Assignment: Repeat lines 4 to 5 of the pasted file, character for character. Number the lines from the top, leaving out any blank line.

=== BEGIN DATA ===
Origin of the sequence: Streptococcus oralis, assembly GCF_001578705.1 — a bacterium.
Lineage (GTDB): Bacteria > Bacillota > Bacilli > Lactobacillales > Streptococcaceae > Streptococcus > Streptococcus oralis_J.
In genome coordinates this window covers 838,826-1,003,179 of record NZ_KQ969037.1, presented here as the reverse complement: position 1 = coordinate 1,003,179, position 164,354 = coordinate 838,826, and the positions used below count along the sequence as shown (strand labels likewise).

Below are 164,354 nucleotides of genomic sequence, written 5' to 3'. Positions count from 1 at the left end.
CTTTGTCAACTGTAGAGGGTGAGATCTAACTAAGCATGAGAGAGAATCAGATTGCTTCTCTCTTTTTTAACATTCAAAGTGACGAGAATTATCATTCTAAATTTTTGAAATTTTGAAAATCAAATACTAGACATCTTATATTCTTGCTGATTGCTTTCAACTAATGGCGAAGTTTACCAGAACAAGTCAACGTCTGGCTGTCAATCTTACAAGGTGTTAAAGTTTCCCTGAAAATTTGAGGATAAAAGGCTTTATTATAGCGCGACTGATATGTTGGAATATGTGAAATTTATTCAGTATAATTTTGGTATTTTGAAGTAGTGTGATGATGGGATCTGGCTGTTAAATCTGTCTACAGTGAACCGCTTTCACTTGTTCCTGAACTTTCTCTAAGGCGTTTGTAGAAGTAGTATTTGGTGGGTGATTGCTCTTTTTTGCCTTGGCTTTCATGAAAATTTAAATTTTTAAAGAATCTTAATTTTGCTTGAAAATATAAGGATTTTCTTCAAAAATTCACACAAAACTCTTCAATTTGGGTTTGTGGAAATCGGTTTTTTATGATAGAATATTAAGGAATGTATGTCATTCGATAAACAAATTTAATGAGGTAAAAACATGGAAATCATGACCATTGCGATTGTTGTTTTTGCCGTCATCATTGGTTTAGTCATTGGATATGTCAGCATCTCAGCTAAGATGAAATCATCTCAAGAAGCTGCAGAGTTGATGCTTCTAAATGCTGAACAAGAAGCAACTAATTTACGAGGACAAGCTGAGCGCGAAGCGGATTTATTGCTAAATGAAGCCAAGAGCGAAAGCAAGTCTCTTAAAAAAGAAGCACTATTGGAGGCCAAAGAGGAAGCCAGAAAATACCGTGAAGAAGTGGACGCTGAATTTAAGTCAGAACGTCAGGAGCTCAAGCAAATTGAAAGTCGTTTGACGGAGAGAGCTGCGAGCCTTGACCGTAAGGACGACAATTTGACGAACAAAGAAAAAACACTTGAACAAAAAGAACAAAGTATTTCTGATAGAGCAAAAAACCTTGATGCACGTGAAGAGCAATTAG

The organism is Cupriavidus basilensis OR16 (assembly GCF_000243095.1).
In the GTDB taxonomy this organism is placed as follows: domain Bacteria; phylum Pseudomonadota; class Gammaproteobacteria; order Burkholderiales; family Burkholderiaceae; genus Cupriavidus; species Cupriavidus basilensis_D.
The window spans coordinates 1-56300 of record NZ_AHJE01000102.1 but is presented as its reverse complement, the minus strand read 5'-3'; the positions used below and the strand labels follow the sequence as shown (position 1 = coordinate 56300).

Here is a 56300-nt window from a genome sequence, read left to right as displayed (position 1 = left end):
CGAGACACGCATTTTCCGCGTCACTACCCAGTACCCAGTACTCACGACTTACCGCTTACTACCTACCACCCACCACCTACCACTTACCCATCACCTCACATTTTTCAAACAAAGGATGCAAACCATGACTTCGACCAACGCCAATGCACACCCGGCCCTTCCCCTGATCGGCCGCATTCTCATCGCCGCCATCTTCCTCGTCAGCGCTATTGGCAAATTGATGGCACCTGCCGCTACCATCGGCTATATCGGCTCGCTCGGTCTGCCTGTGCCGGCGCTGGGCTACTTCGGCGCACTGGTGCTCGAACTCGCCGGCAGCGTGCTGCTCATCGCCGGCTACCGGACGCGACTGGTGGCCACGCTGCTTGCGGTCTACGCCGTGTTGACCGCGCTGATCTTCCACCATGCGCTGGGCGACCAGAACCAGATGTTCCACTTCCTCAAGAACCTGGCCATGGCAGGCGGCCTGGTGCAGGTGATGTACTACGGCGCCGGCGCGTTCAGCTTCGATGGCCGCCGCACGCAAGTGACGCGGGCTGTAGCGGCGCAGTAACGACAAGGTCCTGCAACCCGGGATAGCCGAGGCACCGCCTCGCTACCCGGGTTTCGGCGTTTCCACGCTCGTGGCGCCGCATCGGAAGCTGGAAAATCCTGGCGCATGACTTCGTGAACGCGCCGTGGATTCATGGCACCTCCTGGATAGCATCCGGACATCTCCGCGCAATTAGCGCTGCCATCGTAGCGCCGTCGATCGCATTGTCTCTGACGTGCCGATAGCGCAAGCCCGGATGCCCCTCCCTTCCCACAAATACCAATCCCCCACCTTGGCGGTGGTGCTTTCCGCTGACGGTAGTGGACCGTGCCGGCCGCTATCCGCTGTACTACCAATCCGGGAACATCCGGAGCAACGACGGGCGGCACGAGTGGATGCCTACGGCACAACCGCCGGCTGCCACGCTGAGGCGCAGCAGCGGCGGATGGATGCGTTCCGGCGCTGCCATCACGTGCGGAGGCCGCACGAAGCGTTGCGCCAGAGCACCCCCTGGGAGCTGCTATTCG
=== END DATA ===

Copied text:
Below are 164,354 nucleotides of genomic sequence, written 5' to 3'. Positions count from 1 at the left end.
CTTTGTCAACTGTAGAGGGTGAGATCTAACTAAGCATGAGAGAGAATCAGATTGCTTCTCTCTTTTTTAACATTCAAAGTGACGAGAATTATCATTCTAAATTTTTGAAATTTTGAAAATCAAATACTAGACATCTTATATTCTTGCTGATTGCTTTCAACTAATGGCGAAGTTTACCAGAACAAGTCAACGTCTGGCTGTCAATCTTACAAGGTGTTAAAGTTTCCCTGAAAATTTGAGGATAAAAGGCTTTATTATAGCGCGACTGATATGTTGGAATATGTGAAATTTATTCAGTATAATTTTGGTATTTTGAAGTAGTGTGATGATGGGATCTGGCTGTTAAATCTGTCTACAGTGAACCGCTTTCACTTGTTCCTGAACTTTCTCTAAGGCGTTTGTAGAAGTAGTATTTGGTGGGTGATTGCTCTTTTTTGCCTTGGCTTTCATGAAAATTTAAATTTTTAAAGAATCTTAATTTTGCTTGAAAATATAAGGATTTTCTTCAAAAATTCACACAAAACTCTTCAATTTGGGTTTGTGGAAATCGGTTTTTTATGATAGAATATTAAGGAATGTATGTCATTCGATAAACAAATTTAATGAGGTAAAAACATGGAAATCATGACCATTGCGATTGTTGTTTTTGCCGTCATCATTGGTTTAGTCATTGGATATGTCAGCATCTCAGCTAAGATGAAATCATCTCAAGAAGCTGCAGAGTTGATGCTTCTAAATGCTGAACAAGAAGCAACTAATTTACGAGGACAAGCTGAGCGCGAAGCGGATTTATTGCTAAATGAAGCCAAGAGCGAAAGCAAGTCTCTTAAAAAAGAAGCACTATTGGAGGCCAAAGAGGAAGCCAGAAAATACCGTGAAGAAGTGGACGCTGAATTTAAGTCAGAACGTCAGGAGCTCAAGCAAATTGAAAGTCGTTTGACGGAGAGAGCTGCGAGCCTTGACCGTAAGGACGACAATTTGACGAACAAAGAAAAAACACTTGAACAAAAAGAACAAAGTATTTCTGATAGAGCAAAAAACCTTGATGCACGTGAAGAGCAATTAG